Once we arrived back in the boat, people were given the option to jump off the boat into the water. I did not take that offer; I was already cold and wet enough and I don’t think that I’ll be kept up at night back in the states at the thought of not having swam in Doubtful Sound. But, the people who did it enjoyed themselves (some even claimed they felt warmer afterwards; yeah, I’m sure that was the case…) and good for them. The rest of us changed into warmer clothes and then claimed a table for dinner (after scarfing down some more tea and coffee first of course).
Dinner was delicious. There was more than enough food for everyone, even with the forty starving college students taking full advantage of free food. There was also six different desserts, and by the end of the meal, I was really happy that I was wearing sweatpants. We were collectively overfilled, and me and a couple of other people who went to the slideshow presentation following the meal sat at the backed and groaned as if we were in labor for a good forty-five minutes after. There is no way to describe it better than a food baby. I think the fact that we all eat minimally while we’re in our Dunedin flats leads to all of us gorging ourselves when we’re at any of the program events.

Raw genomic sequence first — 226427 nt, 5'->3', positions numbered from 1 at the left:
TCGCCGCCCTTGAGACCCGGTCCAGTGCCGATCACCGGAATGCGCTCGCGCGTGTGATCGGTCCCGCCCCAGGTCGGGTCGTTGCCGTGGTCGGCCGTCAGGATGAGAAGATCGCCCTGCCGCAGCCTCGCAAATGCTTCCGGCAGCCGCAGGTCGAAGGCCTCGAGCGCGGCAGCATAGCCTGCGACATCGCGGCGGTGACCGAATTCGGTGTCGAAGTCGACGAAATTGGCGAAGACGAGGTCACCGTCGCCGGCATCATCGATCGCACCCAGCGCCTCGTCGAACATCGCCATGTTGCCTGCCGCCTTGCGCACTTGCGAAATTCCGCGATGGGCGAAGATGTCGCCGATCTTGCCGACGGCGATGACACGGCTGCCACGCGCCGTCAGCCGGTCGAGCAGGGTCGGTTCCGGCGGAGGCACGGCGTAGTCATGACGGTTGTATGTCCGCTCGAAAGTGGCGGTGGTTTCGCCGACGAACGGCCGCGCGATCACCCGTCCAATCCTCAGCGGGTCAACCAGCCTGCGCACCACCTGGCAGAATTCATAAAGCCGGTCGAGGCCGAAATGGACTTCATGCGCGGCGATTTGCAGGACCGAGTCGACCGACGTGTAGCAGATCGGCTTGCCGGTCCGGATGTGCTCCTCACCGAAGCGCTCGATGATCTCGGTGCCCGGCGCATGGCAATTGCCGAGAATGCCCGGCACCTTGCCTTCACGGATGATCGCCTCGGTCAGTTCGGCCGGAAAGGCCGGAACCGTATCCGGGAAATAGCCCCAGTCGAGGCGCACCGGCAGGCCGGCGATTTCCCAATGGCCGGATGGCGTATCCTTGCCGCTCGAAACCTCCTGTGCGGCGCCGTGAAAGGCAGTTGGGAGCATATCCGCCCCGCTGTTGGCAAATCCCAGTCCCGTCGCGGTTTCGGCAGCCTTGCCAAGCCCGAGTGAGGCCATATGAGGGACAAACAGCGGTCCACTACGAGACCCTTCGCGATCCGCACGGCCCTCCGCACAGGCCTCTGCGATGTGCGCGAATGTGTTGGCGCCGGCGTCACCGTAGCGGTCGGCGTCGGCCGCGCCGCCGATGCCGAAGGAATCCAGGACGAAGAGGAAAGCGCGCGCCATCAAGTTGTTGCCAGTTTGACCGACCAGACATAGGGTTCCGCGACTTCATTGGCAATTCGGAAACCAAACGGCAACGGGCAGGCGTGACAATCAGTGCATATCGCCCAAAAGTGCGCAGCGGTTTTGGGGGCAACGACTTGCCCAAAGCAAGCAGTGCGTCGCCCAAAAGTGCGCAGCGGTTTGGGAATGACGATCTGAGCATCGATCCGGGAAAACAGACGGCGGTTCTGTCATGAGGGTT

We went to bed shortly after the presentation (after a few quick games of Connect Four and cards), and we woken up about 20 minutes earlier than we were told (they said 6:40…it was more like 6:15 in reality and you all know how I feel about waking up before 7 AM) we would be when the ship’s engine turned out. Our porthole’s cover was vibrating like a jackhammer but once we shut that, a few of us were able to get a couple more minutes of sleep before getting dressed and heading down for breakfast. There was (yet again) an impressive spread of food but I was still pretty full from dinner the night before and thus probably did not appreciate that food as much as I ordinarily would have since I was still pretty full from the night before.
Following our last meal aboard the ship, we were lucky enough to see a small pod of dolphins swimming near the ship. There was one baby, a mom, and a couple of juveniles and, though my camera failed to take a good shot (though maybe I should blame that on operator error rather than the electronic itself) other people were able to take some really nice photos. They were beautiful and even put on a little show for us when they started surfing and jumping in the ship’s wake. That twenty minutes made the entire trip more than worthwhile in my mind. I don’t think I’ve ever grown out of my love of dolphins, and I’ve swam with them before, but this was the closest encounter that I’ve ever had with wild ones. We also saw a few seals on the ride back to the dock (but, in case my family is wondering, I refrained from whipping my sunglasses in the water with them).